Weight Control and Smoking Cessation
- Weight control and smoking cessation introduction
- Will I gain weight if I stop smoking?
- What causes weight gain after quitting?
- Can I avoid weight gain?
- Accept yourself
- Get regular, moderate-intensity physical activity
- Limit snacking and alcohol
- Consider using medication to help you quit
- Consider getting professional advice about weight control
- Will weight gain hurt my health?
- Patient Comments: Weight Control and Smoking Cessation - Physical Activity
- Find a local Family Physician in your town
Weight control and smoking cessation introduction
Congratulations on your decision to quit smoking! Quitting is one of the best actions you can take to improve your health. You may be concerned about gaining weight, but try not to worry about it as you quit. Focus on stopping smoking first, and then continue to improve your health in other ways, such as reaching and maintaining a healthy weight for life.
Will I gain weight if I stop smoking?
Not everyone gains weight when they stop smoking. Among people who do, the average weight gain is less than 10 pounds. Roughly 10 percent of people who stop smoking gain a large amount of weight - as many as 30 pounds.
What causes weight gain after quitting?
When smokers quit, they may gain weight for a number of reasons. These include:
- Feeling hungry. Quitting smoking may make a person feel hungrier and eat more than usual, but this feeling usually goes away after several weeks.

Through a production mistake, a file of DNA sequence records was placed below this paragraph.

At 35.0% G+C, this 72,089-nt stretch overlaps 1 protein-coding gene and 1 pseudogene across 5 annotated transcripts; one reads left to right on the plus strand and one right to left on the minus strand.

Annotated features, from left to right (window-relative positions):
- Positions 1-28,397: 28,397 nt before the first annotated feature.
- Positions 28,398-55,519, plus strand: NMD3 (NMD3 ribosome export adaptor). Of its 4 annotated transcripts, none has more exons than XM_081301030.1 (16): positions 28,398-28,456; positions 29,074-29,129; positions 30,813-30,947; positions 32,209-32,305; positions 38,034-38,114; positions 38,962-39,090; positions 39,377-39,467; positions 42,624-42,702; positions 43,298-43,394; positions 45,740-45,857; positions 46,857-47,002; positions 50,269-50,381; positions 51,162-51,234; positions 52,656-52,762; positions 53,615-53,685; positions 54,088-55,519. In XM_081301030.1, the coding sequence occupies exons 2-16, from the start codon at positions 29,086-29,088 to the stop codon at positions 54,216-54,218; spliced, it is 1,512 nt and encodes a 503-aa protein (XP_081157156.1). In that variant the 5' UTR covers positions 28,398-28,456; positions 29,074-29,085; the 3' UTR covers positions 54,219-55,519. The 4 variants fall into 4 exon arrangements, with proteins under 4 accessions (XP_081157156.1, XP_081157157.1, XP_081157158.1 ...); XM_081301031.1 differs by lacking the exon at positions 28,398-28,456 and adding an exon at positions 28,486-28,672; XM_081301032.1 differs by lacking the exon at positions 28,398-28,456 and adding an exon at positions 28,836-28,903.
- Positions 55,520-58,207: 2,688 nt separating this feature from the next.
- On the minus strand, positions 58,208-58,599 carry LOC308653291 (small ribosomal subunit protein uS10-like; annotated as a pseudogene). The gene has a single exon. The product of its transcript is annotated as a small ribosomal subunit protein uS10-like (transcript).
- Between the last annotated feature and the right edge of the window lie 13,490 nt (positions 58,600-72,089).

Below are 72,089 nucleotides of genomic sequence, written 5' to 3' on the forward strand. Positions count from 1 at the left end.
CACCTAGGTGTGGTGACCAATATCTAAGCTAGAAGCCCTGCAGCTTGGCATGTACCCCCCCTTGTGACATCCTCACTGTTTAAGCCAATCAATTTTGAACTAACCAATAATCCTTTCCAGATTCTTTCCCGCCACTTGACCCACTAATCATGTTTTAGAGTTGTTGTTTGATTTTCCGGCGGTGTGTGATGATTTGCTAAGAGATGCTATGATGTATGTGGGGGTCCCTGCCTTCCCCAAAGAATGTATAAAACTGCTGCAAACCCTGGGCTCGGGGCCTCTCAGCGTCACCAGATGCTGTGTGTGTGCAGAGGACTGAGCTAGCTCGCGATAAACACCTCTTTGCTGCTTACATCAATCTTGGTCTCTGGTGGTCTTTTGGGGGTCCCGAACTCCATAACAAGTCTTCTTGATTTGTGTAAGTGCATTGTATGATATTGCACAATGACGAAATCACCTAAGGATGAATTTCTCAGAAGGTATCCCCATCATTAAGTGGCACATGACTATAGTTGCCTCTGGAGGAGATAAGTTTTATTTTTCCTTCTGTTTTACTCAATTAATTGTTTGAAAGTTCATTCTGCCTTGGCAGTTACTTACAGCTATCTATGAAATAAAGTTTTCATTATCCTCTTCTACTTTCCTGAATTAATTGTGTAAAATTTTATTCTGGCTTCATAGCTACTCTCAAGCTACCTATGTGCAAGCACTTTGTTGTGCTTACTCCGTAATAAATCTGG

- Having more snacks and alcoholic drinks. Some people eat more high-fat, high-sugar snacks and drink more alcoholic beverages after they quit smoking.
- Burning calories at a normal rate again. Every cigarette you smoke makes your body burn calories faster, but is also harmful to your heart. Once you quit, you are no longer getting this temporary effect. Instead, you are burning slightly fewer calories on a daily basis.
Can I avoid weight gain?
Physical activity and a healthy eating plan may help you control your weight. In addition, being physically active may ease withdrawal symptoms during smoking cessation and help reduce the chances of relapsing after quitting.
While it is a good idea to be physically active and eat healthy foods as you quit smoking, try not to worry about your weight. It may be easier to quit first and focus on controlling your weight when you are smoke-free.
To lower your chances of gaining weight when you stop smoking:
- Accept yourself.
- Get regular, moderate-intensity physical activity.
- Limit snacking and alcohol.
- Consider using medication to help you quit.
- Consider getting professional advice about weight control.
Next: Accept yourself
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